I will be honest. I have never been a waitress, I will never be a waitress. This one armed bandit does not have the dexterity necessary to carry multiple plates of food or pour beverages without getting somebody or something wet. Just because I have never been a waitress, does not mean that I can't empathize with what servers go through on a daily basis. I work retail, remember?
I picked up this book fully expecting it to be written by a pompous asshole who does nothing but make fun of his clients and co-workers. Yes, there is a healthy dose of that,
"Mr Green's y our typical yuppie food Nazi living in a cocoon of
but there is also a chapter called Heaven & Hell that nearly brought tears to my eyes. People can be your hell, but they can also be your heaven.

The book is peppered with one-liners that had me laughing out loud. Here he is discussing the dedication of restaurant staff.
" Armando pops so many antihistamines & Tylenol when he gets a cold I
worry that his liver will pop out of his navel before the end of the shift"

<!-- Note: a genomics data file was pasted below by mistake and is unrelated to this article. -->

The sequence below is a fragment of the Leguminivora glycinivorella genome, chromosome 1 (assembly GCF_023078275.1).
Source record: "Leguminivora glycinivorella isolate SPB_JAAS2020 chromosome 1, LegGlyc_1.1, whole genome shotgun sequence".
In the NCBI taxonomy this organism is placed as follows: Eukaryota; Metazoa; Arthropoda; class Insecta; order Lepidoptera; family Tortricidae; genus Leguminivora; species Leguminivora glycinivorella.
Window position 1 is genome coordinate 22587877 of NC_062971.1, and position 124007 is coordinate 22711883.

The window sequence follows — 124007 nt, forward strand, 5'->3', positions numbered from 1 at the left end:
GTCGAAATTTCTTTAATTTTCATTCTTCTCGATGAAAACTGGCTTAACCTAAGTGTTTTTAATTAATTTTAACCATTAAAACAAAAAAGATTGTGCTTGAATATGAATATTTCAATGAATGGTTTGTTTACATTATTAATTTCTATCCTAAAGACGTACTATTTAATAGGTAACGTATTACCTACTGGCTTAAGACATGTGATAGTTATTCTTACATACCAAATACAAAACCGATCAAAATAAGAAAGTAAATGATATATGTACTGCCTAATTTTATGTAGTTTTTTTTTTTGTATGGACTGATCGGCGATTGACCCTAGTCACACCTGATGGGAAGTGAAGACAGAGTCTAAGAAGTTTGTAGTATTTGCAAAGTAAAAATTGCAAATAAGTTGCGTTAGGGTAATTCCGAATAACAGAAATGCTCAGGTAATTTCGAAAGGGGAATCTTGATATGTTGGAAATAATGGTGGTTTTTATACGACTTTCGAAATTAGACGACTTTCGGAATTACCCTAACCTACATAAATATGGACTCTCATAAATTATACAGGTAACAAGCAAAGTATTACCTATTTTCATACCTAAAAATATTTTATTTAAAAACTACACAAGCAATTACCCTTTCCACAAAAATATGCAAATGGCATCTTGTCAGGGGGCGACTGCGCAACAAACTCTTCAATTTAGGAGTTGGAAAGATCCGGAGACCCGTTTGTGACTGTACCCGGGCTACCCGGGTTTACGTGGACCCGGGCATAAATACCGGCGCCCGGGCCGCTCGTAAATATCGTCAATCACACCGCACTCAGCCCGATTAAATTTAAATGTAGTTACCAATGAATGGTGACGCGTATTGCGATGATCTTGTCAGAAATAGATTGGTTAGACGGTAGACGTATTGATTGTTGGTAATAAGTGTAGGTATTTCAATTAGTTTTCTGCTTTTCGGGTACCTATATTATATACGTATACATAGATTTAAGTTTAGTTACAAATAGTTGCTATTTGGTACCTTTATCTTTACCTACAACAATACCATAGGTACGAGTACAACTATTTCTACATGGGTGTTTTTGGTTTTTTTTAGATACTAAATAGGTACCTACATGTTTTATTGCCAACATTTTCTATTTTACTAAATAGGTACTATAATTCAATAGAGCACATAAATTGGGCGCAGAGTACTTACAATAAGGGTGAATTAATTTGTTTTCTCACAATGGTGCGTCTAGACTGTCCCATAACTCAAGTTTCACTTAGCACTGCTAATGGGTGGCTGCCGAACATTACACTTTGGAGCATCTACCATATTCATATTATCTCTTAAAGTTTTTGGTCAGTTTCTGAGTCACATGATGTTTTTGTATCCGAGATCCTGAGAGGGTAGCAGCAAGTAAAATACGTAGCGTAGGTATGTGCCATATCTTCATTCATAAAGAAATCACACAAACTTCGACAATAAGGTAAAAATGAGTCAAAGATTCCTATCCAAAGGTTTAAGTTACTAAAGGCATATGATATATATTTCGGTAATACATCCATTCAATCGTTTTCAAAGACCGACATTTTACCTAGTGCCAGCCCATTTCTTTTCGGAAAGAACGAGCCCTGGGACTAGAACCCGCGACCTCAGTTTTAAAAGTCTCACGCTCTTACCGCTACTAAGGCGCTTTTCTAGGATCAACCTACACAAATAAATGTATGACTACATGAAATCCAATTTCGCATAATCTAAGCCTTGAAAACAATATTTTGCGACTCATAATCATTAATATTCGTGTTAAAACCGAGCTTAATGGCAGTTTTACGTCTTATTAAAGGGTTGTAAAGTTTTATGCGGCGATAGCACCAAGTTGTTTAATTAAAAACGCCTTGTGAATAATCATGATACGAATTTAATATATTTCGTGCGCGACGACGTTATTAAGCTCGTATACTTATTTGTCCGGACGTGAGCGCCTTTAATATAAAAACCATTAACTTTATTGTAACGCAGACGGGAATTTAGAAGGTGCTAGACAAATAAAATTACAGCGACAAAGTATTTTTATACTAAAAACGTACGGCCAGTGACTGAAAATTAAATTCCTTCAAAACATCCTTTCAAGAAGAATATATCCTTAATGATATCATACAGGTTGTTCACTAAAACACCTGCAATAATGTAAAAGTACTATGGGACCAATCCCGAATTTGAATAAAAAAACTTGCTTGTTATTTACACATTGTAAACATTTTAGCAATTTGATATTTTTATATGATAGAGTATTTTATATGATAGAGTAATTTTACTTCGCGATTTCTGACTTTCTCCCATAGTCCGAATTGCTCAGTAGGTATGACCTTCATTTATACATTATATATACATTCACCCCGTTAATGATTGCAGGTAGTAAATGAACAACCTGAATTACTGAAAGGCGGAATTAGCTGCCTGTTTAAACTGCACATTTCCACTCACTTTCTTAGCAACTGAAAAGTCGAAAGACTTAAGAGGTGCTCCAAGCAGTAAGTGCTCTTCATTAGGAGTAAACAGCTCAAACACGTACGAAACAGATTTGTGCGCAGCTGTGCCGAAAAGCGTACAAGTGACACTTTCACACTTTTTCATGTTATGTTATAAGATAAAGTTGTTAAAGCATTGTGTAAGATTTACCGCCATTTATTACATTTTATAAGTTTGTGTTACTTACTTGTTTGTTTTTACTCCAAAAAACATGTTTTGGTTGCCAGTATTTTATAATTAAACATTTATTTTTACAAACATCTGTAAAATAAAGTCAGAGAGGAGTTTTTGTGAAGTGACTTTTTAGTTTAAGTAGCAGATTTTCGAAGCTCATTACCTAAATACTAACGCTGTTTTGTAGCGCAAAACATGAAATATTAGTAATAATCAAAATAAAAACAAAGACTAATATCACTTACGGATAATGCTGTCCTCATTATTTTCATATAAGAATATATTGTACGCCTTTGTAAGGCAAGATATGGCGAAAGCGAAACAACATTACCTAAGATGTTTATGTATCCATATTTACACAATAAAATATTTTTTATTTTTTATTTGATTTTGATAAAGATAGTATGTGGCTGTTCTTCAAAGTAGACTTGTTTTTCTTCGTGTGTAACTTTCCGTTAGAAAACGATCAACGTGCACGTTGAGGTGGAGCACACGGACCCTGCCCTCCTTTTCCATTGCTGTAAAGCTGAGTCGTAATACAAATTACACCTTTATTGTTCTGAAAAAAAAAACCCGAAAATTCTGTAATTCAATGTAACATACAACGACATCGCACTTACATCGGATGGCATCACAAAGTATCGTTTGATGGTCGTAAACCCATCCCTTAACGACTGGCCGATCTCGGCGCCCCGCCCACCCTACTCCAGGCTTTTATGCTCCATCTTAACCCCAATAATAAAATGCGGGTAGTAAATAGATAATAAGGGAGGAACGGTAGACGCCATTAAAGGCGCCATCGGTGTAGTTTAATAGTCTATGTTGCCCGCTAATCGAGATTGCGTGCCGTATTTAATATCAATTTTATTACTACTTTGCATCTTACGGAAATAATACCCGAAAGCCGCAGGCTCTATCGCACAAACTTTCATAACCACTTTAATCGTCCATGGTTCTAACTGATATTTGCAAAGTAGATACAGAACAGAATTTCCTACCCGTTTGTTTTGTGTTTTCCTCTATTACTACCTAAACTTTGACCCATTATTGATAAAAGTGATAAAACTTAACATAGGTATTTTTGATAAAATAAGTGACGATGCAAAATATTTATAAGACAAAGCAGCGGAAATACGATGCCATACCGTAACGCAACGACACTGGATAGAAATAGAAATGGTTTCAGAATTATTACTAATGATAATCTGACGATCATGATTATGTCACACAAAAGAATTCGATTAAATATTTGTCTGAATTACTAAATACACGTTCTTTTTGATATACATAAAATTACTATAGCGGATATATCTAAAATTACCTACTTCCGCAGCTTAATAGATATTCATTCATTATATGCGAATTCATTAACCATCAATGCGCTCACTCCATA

And this line, I can relate to this line from a chapter entitled If It Can Go Wrong, It Will Anyone who has been in management can relate to this line.
"I am headed for a rifle-in-the-clock-tower moment"
Like I said, I thoroughly enjoyed this book. The Waiter has written a great book with great tales of life from the kitchen and the front of the house. While his cynical side is often displayed page after page, he has a soft side, too. A side that worries about his wait staff, a side that takes care not to humiliate a drunken regular down on her luck. A side that makes him human. It was just overall a great book. For anyone who has ever dined in a fine restaurant or even if you just dine at Applebee's, it may very well be the eye-opening book you need!

Sunday, August 17, 2008

(80) The Late Bloomers Revolution by Amy Cohen